Cutting Fabric Process

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Fabric Cutting Process for Apparel Manufacturers:

The fabric cutting process is a crucial step in apparel manufacturing that involves cutting fabric into pattern pieces according to the marker created during marker making and grading. It requires precision and efficiency to ensure the quality and consistency of the final garments. Let's break down the fabric cutting process:

Machinery & Equipment Used for Cutting:

The fabric cutting process relies on specialized machinery and equipment to ensure accurate and efficient cutting. Some of the key tools and machines include:

Cutting Tables: Large, flat tables with a smooth surface that provide ample space for spreading fabric and laying out markers.

Cutting Machines: Various types of cutting machines are used, including:

Straight Knife Cutter: A hand-operated or automated machine with a straight blade used for cutting single layers of fabric.

Round Knife Cutter: Similar to the straight knife cutter but with a round blade, it's often used for cutting curves and smaller production runs.

Band Knife Cutter: Ideal for cutting intricate patterns and curves, this machine has a long, continuous blade.

Die Cutting Machine: Utilized for cutting fabric using pre-designed dies or templates. Common for cutting uniform shapes and components.

Computerized Cutting Systems: These are advanced cutting machines controlled by computers and equipped with digital cameras and laser sensors to precisely follow marker lines. Examples include CNC (Computer Numerical Control) cutters.

Pattern Weights: Used to hold pattern pieces in place on the fabric during cutting.

Cutting Tools: Various cutting tools like rotary cutters, scissors, and snips are used for trimming and finishing.

Laying Fabric for Proper Cutting:

Properly laying out fabric is essential to ensure accurate cutting and minimize wastage. Here's how fabric is typically laid out:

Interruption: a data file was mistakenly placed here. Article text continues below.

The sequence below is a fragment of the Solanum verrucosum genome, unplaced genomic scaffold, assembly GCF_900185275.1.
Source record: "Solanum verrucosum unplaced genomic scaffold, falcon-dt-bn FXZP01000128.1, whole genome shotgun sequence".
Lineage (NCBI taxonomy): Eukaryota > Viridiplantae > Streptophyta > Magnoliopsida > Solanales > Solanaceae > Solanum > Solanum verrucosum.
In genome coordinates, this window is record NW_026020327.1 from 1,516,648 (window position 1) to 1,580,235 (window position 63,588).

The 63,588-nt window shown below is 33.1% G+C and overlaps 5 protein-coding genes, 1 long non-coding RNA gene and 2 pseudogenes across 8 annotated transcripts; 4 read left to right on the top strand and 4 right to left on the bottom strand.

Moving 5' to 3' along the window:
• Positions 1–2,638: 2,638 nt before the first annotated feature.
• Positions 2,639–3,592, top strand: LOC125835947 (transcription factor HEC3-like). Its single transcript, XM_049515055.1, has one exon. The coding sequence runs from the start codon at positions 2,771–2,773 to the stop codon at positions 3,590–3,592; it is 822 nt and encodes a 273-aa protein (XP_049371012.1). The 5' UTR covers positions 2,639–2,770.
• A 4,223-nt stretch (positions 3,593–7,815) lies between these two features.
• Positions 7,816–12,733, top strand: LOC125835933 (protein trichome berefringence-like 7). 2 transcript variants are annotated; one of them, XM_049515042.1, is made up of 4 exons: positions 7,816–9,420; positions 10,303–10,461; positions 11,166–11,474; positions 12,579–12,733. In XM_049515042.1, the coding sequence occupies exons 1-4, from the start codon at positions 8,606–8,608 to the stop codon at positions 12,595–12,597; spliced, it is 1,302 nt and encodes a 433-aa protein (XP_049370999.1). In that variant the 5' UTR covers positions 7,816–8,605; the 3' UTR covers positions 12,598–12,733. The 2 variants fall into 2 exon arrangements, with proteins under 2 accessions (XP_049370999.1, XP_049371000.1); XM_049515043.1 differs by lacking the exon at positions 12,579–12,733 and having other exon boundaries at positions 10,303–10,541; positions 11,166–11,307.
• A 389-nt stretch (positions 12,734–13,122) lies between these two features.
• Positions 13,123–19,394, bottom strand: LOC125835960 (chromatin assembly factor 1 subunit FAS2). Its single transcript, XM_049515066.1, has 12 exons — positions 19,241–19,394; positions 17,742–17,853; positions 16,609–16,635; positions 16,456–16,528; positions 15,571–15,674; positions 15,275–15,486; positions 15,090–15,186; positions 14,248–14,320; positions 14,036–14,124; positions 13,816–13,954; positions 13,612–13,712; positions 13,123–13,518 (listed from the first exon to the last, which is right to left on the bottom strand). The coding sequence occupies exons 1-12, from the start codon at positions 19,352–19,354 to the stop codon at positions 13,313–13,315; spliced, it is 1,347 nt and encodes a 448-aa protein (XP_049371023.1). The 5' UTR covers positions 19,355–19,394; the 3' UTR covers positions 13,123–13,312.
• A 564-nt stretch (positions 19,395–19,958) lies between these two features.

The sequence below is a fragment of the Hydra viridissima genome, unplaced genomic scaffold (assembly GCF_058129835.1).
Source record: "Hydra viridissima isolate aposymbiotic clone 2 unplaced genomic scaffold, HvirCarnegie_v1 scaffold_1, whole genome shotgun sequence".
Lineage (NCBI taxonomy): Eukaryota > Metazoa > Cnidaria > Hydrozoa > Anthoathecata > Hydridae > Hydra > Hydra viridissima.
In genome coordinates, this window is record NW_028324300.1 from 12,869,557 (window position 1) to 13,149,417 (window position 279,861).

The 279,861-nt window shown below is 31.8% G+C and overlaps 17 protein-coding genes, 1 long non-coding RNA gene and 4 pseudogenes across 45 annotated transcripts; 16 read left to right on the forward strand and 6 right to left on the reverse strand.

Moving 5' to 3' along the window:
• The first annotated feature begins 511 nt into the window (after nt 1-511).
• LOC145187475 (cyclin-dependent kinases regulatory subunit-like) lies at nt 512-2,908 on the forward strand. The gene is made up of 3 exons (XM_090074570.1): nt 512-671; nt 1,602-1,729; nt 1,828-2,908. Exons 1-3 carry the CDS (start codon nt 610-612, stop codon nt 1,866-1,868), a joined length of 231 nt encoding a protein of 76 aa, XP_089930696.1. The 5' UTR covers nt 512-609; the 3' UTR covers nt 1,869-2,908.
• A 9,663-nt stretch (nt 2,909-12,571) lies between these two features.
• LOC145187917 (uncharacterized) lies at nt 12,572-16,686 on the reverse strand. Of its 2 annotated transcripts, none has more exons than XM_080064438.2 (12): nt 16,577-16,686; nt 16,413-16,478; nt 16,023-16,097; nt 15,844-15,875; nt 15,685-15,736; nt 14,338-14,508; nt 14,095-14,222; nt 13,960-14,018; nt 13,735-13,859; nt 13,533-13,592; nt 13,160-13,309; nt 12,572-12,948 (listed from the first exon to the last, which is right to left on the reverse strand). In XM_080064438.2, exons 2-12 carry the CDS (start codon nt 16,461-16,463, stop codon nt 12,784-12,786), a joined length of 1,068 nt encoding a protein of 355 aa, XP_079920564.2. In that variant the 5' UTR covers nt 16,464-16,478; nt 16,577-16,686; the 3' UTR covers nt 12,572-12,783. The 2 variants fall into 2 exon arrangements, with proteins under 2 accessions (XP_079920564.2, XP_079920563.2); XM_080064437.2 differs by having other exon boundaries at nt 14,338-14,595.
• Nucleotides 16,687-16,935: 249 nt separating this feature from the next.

Fabric Inspection: Before cutting, fabric is inspected for defects, such as stains or flaws, to avoid cutting these into the garment.

Spreading: The fabric is spread out smoothly on the cutting table, aligning the selvedges and ensuring it lies flat without wrinkles or folds.

Marker Placement: The printed marker, which serves as a guide for cutting, is placed on top of the fabric. It is carefully aligned to ensure pattern pieces are placed according to the marker's instructions.

Pattern Weights: Pattern weights or pins are used to secure the marker and fabric in place, preventing shifting during cutting.

Cutting Direction: The direction in which the fabric is laid can affect the garment's appearance and stretch properties. Grains and patterns must be considered when positioning the fabric.

Bundling Fabric for the Next Steps:

After the fabric is cut into pattern pieces, it needs to be organized and prepared for the subsequent stages of the production process. This is typically done by bundling the cut pieces:

Piece Marking: Each cut piece is often marked with identification labels or tags to indicate size, style, and any other relevant information.

Bundle Creation: Pieces for each garment or size are grouped together into bundles. These bundles are organized and labeled for easy tracking during sewing and assembly.

Quality Control: Before bundling, quality control checks are performed to identify any defects or issues in the cut pieces. This ensures that only quality components are passed to the sewing stage.

Storage: Bundles may be stored in designated racks or shelves, ready for the sewing department to pick up and start the assembly process.

The fabric cutting process in apparel manufacturing involves the use of specialized machinery and equipment, careful fabric spreading and marker placement, and the bundling of cut pieces for efficient organization and preparation for the next stages of production. Precise cutting and proper organization contribute to the overall quality and efficiency of the apparel manufacturing process.

Tips on setting up an efficient cutting room for garment manufacturing. Check our apparel cutting room layouts.

If you are planning on cutting small amounts of fabric, you can also cut fabric with pinking shears.

If you are planning on setting up a clothing industry cutting room, you may want to consult with a cutting room consultant.

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